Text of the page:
The goal of my research is to gain a better understanding of the link between glacial erosion, sliding velocities and basal conditions. With anthropogenically induced climate change, the ice dynamics, meltwater availability and mass balance of glaciers are changing, which likely alters the glaciers’ sediment export capacity. Downstream, these sediments have an important impact on society, freshwater and marine ecosystems, and the environment. I want to increase our comprehension of the glacial erosion process to eventually predict future changes in sediment delivery.
Scope of my PhD
The objective of my PhD is to investigate the relationship between glacial erosion and sliding velocity for the Greenland Ice Sheet. Specifically, existing observations suggest a non-linear relationship for alpine glaciers. No such relationship has yet been determined for the Greenland Ice Sheet. With the recent acceleration of nearly all tidewater glaciers at the border of the Greenland Ice sheet, such a non-linear relationship between erosion rates and sliding velocities would result in a tremendous amount of sediment delivered to the ocean. Calibration of this relationship for Greenland is therefore important and, with the help of future predictions of sliding velocities, could lead to a reliable estimation of global sediment export rates for glacierized basins.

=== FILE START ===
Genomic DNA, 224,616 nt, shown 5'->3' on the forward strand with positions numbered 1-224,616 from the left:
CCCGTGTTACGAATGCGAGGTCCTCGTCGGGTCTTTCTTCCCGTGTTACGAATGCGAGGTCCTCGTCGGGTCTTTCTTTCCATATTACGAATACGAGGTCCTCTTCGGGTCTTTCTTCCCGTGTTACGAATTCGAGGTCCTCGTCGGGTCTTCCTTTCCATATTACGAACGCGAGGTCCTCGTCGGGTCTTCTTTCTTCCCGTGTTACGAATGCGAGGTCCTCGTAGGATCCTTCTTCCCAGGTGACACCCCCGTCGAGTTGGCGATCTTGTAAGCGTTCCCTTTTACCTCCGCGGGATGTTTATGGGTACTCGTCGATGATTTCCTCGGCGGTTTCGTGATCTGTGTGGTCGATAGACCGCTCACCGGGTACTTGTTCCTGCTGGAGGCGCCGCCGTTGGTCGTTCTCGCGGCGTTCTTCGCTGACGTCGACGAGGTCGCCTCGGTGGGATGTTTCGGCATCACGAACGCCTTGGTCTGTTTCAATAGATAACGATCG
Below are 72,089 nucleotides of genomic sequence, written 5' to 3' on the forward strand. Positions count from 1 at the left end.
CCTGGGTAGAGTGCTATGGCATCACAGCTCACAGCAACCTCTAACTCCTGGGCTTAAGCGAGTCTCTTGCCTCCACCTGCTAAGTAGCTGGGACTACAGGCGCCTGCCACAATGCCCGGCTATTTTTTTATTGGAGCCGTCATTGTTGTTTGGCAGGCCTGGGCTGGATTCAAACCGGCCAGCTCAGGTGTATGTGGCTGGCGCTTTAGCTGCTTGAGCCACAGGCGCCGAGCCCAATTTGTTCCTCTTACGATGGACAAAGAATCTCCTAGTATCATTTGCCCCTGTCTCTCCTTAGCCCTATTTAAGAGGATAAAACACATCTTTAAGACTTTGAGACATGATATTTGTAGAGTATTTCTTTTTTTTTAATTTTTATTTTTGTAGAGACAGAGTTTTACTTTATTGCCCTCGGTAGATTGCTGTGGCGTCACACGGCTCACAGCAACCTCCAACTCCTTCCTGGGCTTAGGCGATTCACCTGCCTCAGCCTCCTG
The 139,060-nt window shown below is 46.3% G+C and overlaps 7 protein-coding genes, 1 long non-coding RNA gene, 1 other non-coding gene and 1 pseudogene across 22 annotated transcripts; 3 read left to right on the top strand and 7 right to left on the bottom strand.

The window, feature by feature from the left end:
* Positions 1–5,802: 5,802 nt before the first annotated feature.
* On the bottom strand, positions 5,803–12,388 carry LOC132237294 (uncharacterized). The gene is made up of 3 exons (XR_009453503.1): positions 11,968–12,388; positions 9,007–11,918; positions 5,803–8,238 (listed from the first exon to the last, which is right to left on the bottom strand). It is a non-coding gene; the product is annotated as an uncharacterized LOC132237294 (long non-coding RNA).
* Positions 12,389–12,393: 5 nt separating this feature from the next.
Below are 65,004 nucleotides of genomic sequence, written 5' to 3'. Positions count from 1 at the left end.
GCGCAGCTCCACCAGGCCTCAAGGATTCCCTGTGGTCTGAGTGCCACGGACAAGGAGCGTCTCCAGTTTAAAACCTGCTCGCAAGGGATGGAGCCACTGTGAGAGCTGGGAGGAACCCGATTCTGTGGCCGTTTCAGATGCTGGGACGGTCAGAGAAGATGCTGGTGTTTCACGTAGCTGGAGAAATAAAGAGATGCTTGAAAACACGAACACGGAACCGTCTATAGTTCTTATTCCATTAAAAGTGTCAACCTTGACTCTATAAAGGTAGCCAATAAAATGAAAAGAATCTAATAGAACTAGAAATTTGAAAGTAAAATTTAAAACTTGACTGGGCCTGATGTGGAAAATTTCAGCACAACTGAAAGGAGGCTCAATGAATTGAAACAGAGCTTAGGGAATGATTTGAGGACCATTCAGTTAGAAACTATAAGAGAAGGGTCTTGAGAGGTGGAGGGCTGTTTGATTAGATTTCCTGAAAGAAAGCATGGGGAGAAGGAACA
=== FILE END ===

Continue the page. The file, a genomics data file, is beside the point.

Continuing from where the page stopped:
Interestingly, at the alpine localities where the relationship has been calibrated, the constant that links the erosion rates to the sliding velocities has the same value at every location, even though the climatic and geological setting of the investigated glaciers varies widely. This leads to the hypothesis that there might be an erosion-velocity threshold at the bed-ice contact, controlling the process. Therefore, another aim of my PhD will be to investigate basal conditions in more detail to understand the process of glacial erosion.
I will sample sediment cores around Greenland and carry out sub-bottom seafloor studies to quantify the erosion rates of the last decades, corresponding to the period of the acceleration of the tidewater glaciers.
In June 2019, I obtained my MSc degree in Geography (Earth and Climate) at Katholieke Universiteit Leuven (KULeuven) and Vrije Universiteit Brussel (VUB). In the writing of my Master’s thesis, titled “Short term glacial erosion of the Gorner glacier: constraining the relation between basal sliding velocity and glacial erosion”, I became fascinated by glacial erosion. My thesis focused on inverse methods to compute erosion rates from detrital sediment data and I used drone images to estimate sliding velocities. Most of the fieldwork for my thesis was done during two exchange semesters at UNIL, where I got the opportunity to join the ICE team. I started my PhD in October 2019 at IDYST; excited for the new lessons to learn, mountains to discover and people to meet.
LAGT prize for master thesis in 2019 at KULeuven.